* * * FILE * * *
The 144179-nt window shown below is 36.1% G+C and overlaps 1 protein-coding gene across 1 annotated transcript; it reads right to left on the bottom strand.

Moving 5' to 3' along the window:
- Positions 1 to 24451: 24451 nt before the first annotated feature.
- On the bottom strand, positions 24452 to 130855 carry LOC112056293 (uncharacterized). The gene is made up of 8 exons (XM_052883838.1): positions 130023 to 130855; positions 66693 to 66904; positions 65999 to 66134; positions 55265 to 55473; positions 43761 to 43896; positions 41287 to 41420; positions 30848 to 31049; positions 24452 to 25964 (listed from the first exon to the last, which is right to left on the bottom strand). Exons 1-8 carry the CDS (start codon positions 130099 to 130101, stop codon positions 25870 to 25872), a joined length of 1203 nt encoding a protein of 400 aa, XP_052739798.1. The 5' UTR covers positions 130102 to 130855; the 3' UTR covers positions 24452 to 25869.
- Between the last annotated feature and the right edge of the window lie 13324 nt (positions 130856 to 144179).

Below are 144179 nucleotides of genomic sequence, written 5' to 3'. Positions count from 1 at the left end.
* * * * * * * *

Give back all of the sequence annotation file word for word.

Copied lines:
The 144179-nt window shown below is 36.1% G+C and overlaps 1 protein-coding gene across 1 annotated transcript; it reads right to left on the bottom strand.

Moving 5' to 3' along the window:
- Positions 1 to 24451: 24451 nt before the first annotated feature.
- On the bottom strand, positions 24452 to 130855 carry LOC112056293 (uncharacterized). The gene is made up of 8 exons (XM_052883838.1): positions 130023 to 130855; positions 66693 to 66904; positions 65999 to 66134; positions 55265 to 55473; positions 43761 to 43896; positions 41287 to 41420; positions 30848 to 31049; positions 24452 to 25964 (listed from the first exon to the last, which is right to left on the bottom strand). Exons 1-8 carry the CDS (start codon positions 130099 to 130101, stop codon positions 25870 to 25872), a joined length of 1203 nt encoding a protein of 400 aa, XP_052739798.1. The 5' UTR covers positions 130102 to 130855; the 3' UTR covers positions 24452 to 25869.
- Between the last annotated feature and the right edge of the window lie 13324 nt (positions 130856 to 144179).

Below are 144179 nucleotides of genomic sequence, written 5' to 3'. Positions count from 1 at the left end.